Guest post written by Chris Shannon.
Career center staff, overwhelmed, simply told several hundred teens participating in a summer jobs program to “just put ‘Exempt’ on the W-4 withholding form” so that no taxes are taken out. When asked why, staff replied, “It’s too much effort for these students to file to get that money back; besides, they’re students.” True, they are students, but what a loss of a teachable moment, and what a shock if some of those students end up earning enough money that year to be required to pay taxes. Chances are for those students, by April 15th, those summer earnings are long gone.
According to the 2012 W-4 Form, students earning less than $8,000 are indeed “exempt” and do not pay taxes. Now, the teens in this program were able to earn a fairly good salary that summer, $10 per hour, 30 hours per week for 8 weeks. Right there, those students have earned $2,400. That leaves $5,600 before they start have to pay taxes. Divided by the other 10 months of the year, students earning as little as $560 a month (which is quite possible at 15 hours per week earning minimum wage) can find a nasty surprise waiting for them come tax time.
So, what to do? Well, it depends on your teen’s current savings and spending habits. Any financial advisor worth his or her salt will tell you to keep as much as your paycheck as you can and invest a portion so it earns money for you, rather than for Uncle Sam. [This means to put “exempt” or to claim more under “allowances” on the W-4 (“1” or “2”) and not less (“O”).] That is a great strategy, but as a teen, I know I wasn’t so great at that “saving” thing, much less that “investing” thing.
If your teen needs to learn basic savings skills, then have Uncle Sam take the maximum allowance, or “0.” The teen will be disappointed with the smaller paycheck but will quickly adjust to the pay they take home. Then, once employment W-2’s roll in the following January, sit with your teen to fill out tax forms. They may be surprised how the little taken out of their paychecks can add up when they get a refund! [This lesson will be repeated down the line when your teen is considering investing in a company retirement account. So many twentysomethings put off a retirement fund when time is their greatest asset.]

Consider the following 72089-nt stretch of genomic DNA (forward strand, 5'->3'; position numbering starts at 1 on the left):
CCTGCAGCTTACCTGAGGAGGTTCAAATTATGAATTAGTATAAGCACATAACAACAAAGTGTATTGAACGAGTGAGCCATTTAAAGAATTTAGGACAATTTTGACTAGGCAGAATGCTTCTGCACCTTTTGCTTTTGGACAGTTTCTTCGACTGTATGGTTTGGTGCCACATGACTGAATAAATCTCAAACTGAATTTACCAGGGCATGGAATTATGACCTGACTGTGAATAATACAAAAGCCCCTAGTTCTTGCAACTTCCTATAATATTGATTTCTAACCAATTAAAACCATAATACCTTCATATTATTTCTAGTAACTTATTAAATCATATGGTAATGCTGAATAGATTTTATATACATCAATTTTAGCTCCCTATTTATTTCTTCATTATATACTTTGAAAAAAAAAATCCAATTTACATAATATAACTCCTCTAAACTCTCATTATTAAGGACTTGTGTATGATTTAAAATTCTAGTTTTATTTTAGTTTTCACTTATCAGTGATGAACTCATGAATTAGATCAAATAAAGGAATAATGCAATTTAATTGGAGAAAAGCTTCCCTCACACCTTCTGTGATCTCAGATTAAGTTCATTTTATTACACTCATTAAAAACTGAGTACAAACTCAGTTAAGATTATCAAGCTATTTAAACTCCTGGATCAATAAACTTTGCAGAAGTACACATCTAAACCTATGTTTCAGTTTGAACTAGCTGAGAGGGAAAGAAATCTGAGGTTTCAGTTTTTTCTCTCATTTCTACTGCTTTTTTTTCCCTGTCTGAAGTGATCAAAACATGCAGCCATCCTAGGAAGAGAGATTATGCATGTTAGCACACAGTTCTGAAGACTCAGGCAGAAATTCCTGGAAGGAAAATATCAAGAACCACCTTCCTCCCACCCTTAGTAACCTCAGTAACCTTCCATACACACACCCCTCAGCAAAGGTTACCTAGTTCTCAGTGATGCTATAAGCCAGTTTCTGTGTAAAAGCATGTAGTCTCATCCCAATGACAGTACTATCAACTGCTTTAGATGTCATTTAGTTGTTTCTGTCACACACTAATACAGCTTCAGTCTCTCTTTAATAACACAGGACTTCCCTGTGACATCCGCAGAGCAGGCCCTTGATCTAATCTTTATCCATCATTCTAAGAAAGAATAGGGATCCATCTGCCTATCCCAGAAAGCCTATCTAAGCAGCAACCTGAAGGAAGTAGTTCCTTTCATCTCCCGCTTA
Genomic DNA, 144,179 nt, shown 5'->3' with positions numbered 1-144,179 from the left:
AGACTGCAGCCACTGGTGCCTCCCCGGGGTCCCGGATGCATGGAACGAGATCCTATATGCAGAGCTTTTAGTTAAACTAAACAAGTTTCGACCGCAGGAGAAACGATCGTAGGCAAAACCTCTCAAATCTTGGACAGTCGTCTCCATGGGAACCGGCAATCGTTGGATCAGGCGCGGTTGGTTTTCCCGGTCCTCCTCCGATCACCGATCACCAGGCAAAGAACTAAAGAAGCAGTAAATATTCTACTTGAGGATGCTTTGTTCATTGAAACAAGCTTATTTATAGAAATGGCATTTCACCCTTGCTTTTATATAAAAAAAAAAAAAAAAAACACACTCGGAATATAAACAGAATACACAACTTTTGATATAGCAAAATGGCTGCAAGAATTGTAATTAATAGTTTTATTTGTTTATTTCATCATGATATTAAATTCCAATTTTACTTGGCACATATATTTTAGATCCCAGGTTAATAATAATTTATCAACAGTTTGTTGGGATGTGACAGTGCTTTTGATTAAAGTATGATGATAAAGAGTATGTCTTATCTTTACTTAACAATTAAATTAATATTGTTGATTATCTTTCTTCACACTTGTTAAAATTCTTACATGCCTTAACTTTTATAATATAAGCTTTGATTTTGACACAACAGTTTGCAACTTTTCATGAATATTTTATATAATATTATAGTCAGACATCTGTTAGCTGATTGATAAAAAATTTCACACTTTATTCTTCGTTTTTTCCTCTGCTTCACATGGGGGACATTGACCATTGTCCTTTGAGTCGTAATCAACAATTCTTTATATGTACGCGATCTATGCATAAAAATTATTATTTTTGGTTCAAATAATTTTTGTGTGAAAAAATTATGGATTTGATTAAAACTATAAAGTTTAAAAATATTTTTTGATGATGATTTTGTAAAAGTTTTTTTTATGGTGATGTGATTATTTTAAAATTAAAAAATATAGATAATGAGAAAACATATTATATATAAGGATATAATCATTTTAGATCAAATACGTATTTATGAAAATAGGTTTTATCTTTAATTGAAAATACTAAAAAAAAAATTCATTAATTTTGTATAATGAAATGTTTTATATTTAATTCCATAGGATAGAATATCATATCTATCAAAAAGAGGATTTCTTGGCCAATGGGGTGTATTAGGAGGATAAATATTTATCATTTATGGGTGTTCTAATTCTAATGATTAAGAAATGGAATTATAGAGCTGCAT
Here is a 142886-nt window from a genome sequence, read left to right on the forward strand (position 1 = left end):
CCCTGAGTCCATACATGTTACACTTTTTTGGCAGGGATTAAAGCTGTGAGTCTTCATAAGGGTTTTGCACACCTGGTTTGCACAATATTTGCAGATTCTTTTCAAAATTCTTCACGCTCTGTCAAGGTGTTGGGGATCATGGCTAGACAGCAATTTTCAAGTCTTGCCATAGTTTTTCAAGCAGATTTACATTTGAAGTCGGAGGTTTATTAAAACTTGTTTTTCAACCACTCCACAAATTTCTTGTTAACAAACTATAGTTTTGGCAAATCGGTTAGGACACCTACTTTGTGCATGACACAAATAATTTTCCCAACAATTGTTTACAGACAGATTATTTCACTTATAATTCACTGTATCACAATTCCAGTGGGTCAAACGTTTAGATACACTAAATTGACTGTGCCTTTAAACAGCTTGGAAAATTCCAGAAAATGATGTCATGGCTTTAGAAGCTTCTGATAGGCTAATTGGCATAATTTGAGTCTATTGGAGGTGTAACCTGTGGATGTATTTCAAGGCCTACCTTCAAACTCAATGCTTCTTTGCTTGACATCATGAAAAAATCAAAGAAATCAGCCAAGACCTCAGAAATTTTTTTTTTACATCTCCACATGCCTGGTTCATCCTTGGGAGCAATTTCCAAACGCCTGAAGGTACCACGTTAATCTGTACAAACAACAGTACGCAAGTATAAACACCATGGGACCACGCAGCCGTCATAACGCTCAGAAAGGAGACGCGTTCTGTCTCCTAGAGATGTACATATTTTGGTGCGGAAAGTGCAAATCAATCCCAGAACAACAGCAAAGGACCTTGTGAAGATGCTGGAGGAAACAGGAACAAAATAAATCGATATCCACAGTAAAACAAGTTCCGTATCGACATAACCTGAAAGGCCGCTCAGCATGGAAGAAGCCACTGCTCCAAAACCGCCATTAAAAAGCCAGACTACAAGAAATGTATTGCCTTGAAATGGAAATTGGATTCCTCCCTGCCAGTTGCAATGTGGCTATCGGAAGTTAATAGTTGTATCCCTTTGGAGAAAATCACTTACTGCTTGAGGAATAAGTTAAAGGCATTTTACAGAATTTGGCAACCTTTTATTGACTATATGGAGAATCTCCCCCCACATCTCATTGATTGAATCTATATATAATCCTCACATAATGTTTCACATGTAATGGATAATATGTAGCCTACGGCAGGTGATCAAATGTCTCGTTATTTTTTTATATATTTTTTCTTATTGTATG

This lesson doesn’t have to be lost on teens working odd jobs, such as babysitting or lawn care, or on those who have not yet joined the workforce. Have your teen sit with you come tax time. Share your W-2 forms and explain how your choice impacted the amount of taxes taken out and how that compares to the taxes owed. Review Table 1 on the IRS W-4 worksheet. Discuss with your teen how this choice can align with their spending and savings values. And, best of all, help make this first adult financial decision an informed one.
For more information, check out the Dept. of Revenue teen video on the W-4 and the IRS W-4 Form. Bankrate.com primer “Understanding the W-4” has some good information on how to adjust your withholdings on the W-4.
About Chris Shannon: An educator for over twenty years and a mom of two young kids, Chris spends most of her time as a financial literacy consultant for rAsa consulting. Chris has developed educational materials and trainings for the National Endowment for Financial Education, the National Jump$tart Coalition, the Massachusetts Office of Consumer Affairs and Business Regulation, and many credit union organizations. She currently serves on VISA’s Educator Advisory Council.
Easy Action: Begin a money journal with your teen. Teach your teen to figure out his or her current net worth. Then, set a goal for updating this document routinely (Weekly? Monthly? What works for you?) and create a reminder system.
Resource at Your Fingertips: Check out WealthQuest for Teen’s Online Video Seminar and QuickStart Guide for a fun way for your teen to learn about saving, managing, and growing his or her money!
Remember to Pledge to teach your teen to be an excellent money manager! Vote “Yes. I will make the promise!” to let the world know that parents are doing their part to build a financially literate society!
© Your Teen’s Money Skills, Inc., 2012 All rights reserved worldwide.